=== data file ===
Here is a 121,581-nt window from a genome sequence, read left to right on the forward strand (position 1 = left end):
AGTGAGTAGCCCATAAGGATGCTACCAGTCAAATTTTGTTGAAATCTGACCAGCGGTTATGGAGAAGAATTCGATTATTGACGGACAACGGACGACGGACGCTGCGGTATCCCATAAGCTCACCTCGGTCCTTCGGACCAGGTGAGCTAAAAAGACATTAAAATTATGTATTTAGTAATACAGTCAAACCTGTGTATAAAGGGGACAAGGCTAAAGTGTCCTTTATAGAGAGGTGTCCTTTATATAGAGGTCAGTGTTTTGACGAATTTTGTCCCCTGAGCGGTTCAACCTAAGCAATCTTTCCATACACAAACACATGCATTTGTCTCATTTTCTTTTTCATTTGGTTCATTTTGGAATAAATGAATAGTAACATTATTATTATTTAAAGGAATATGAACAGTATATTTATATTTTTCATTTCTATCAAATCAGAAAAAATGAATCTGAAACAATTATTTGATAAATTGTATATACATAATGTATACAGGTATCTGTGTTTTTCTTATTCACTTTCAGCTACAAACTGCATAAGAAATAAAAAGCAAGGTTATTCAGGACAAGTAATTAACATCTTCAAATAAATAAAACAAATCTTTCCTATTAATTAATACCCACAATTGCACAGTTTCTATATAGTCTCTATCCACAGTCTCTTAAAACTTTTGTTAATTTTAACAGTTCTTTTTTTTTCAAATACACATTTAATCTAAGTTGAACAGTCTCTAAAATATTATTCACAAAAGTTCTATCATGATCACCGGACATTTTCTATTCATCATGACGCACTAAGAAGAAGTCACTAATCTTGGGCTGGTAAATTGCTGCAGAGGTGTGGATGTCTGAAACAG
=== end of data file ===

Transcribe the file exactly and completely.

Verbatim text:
Here is a 121,581-nt window from a genome sequence, read left to right on the forward strand (position 1 = left end):
AGTGAGTAGCCCATAAGGATGCTACCAGTCAAATTTTGTTGAAATCTGACCAGCGGTTATGGAGAAGAATTCGATTATTGACGGACAACGGACGACGGACGCTGCGGTATCCCATAAGCTCACCTCGGTCCTTCGGACCAGGTGAGCTAAAAAGACATTAAAATTATGTATTTAGTAATACAGTCAAACCTGTGTATAAAGGGGACAAGGCTAAAGTGTCCTTTATAGAGAGGTGTCCTTTATATAGAGGTCAGTGTTTTGACGAATTTTGTCCCCTGAGCGGTTCAACCTAAGCAATCTTTCCATACACAAACACATGCATTTGTCTCATTTTCTTTTTCATTTGGTTCATTTTGGAATAAATGAATAGTAACATTATTATTATTTAAAGGAATATGAACAGTATATTTATATTTTTCATTTCTATCAAATCAGAAAAAATGAATCTGAAACAATTATTTGATAAATTGTATATACATAATGTATACAGGTATCTGTGTTTTTCTTATTCACTTTCAGCTACAAACTGCATAAGAAATAAAAAGCAAGGTTATTCAGGACAAGTAATTAACATCTTCAAATAAATAAAACAAATCTTTCCTATTAATTAATACCCACAATTGCACAGTTTCTATATAGTCTCTATCCACAGTCTCTTAAAACTTTTGTTAATTTTAACAGTTCTTTTTTTTTCAAATACACATTTAATCTAAGTTGAACAGTCTCTAAAATATTATTCACAAAAGTTCTATCATGATCACCGGACATTTTCTATTCATCATGACGCACTAAGAAGAAGTCACTAATCTTGGGCTGGTAAATTGCTGCAGAGGTGTGGATGTCTGAAACAG